Francisco MERCADO (1731 – 1801) was Socorro’s 5th great grandfather. He was also Jose Rizal’s great grandfather
Francisco Mercado was born 1731 in Biñan, Laguna, Philippines. His parents were Domingo LAM-CO and Ines de la ROSA. He married on 26 May 1771 in Calamba, Laguna, Philippines to Bernarda MONICHA. Francisco died in 1801.
Bernarda Monicha was a Chinese Mestiza born in San Pedro Tunasan or Biñan, Laguna Philippines. Not much is known of Bernarda save she was an orphan girl generally thought of as a relative of a certain coadjutor priest in Biñan,. She was known for her sweet and lovable nature.
Children of Francisco and Bernarda:
|1.||Juan MERCADO||Cirila ALEJANDRA
Biñan, Laguna, Philippines
Domingo and Ines named their son Francisco Mercado believed as a gesture of gratitude to a family friend Friar Francisco Marquez and Mercado, a Spanish mestizo friar renowned for his botanical studies. The surname “Mercado”, which means “market” in Spanish, was quite appropriate, too, since many ethnic Chinese were merchants, and many having adopted the same surname. This Spanish name saved the son from prejudice against Chinese surnames yet retaining a link to the Chinese merchant.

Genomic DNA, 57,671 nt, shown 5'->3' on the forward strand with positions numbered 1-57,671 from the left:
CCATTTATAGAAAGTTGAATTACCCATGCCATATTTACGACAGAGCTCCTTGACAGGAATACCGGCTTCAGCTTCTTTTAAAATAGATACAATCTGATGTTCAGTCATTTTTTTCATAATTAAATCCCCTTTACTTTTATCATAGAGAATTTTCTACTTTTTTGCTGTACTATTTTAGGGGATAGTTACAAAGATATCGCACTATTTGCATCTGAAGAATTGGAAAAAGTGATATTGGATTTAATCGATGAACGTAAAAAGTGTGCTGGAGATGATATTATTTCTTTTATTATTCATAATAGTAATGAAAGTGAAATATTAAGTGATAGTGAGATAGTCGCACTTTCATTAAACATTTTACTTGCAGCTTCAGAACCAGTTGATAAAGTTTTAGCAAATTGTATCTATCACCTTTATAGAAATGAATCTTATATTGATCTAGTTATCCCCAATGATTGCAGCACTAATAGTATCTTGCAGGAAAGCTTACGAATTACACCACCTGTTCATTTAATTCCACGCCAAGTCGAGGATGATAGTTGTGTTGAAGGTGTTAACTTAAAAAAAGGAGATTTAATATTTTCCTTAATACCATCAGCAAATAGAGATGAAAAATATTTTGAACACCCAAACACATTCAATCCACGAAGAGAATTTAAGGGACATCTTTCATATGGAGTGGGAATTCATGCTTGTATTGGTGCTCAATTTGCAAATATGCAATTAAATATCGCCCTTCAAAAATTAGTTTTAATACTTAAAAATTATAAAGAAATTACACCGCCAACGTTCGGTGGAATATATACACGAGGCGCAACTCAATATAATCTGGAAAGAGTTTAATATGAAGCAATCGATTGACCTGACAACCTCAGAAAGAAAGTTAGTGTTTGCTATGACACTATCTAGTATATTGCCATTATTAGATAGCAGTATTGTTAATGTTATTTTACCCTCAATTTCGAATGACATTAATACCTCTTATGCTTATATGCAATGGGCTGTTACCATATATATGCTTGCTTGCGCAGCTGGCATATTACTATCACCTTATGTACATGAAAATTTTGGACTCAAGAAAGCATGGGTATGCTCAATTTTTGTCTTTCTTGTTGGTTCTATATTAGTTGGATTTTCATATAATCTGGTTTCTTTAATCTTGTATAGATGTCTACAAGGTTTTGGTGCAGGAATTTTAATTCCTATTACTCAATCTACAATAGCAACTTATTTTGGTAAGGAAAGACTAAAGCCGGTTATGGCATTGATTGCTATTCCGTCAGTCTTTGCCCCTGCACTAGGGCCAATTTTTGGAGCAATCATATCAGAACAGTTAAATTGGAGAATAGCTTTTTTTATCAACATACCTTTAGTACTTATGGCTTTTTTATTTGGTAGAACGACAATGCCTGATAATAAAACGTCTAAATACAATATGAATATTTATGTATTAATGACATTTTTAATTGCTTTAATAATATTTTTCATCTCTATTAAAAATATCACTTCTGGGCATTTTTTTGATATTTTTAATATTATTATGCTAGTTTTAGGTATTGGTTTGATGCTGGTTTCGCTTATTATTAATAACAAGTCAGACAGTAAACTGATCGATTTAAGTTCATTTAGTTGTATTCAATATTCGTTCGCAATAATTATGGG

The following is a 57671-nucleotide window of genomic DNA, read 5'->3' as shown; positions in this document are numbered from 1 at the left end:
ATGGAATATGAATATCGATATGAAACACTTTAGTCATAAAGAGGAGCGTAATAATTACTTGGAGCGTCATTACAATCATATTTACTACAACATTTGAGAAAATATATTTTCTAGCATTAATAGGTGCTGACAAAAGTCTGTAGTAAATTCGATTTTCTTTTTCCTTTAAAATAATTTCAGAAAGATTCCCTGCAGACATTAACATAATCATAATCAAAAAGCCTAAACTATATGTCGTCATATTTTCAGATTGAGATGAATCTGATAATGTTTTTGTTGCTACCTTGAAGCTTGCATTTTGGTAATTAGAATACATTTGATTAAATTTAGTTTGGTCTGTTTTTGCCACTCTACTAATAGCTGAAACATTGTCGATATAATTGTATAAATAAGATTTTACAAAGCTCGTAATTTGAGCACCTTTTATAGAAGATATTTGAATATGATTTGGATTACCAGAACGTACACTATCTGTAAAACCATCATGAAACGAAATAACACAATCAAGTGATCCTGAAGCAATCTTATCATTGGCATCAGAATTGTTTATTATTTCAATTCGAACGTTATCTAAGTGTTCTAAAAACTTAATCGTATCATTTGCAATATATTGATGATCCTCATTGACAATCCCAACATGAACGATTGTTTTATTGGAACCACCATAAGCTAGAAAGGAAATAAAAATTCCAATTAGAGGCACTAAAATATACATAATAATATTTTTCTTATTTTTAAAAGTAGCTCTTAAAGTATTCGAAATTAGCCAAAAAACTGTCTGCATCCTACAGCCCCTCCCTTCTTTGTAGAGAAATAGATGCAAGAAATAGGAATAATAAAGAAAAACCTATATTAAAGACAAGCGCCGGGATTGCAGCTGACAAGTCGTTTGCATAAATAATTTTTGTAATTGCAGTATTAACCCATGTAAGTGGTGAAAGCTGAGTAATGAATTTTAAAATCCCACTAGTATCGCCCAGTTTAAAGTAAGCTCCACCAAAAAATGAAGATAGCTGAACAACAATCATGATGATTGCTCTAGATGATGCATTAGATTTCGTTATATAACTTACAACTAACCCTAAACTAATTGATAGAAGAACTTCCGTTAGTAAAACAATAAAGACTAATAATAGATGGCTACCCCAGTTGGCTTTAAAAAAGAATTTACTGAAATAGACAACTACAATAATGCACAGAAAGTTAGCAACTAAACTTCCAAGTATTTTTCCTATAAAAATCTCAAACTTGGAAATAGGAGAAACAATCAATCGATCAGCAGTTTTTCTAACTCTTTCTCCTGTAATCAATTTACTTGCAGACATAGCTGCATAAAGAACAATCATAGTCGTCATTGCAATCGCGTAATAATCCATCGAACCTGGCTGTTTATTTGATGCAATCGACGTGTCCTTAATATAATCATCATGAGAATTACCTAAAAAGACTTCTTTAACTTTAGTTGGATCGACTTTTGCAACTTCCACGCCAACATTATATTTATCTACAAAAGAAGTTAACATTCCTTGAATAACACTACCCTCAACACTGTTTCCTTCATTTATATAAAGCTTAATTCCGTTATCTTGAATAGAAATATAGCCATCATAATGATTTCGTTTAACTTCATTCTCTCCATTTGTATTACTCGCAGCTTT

Francisco Mercado turned out to be a well-to-do rancher with a large herd of carabaos.
In 1771, Francisco Mercado married Bernarda MONICA, a native of the nearby hacienda of San Pedro Tunasan, then, like Biñan, was populated by many Chinese migrants, or Chinese mestizos. They had two sons named Juan and Clemente. For a short period, he settled his family at the hacienda of San Juan Bautista in Calamba. However, hostility towards the Chinese immigrants as well as natives of Chinese descent- a backlash from the British invasion of Manila in 1762, during which the local Chinese supported the British against the Spaniards- forced Francisco Mercado to return his family to Biñan.
Francisco Mercado owned the largest herd of carabaos in Biñan. He was active in local politics. He was elected as the town’s capitan del pueblo around 1783. Popular and good-natured, he often stood as godfather during baptisms and weddings, as Biñan’s church records revealed.
Since his early manhood, he became a familiar figure in court litigations involving agrarian disputes with the religious orders of Biñan. It was the characteristic uprightness and courage of Francisco in the face of overwhelming odds that gave currency to the reputation of the Mercado clan as irreconcilable foes of rapacity and injustice.
Doctor Jose Rizal and the writing of his story By Valdez, Et Al
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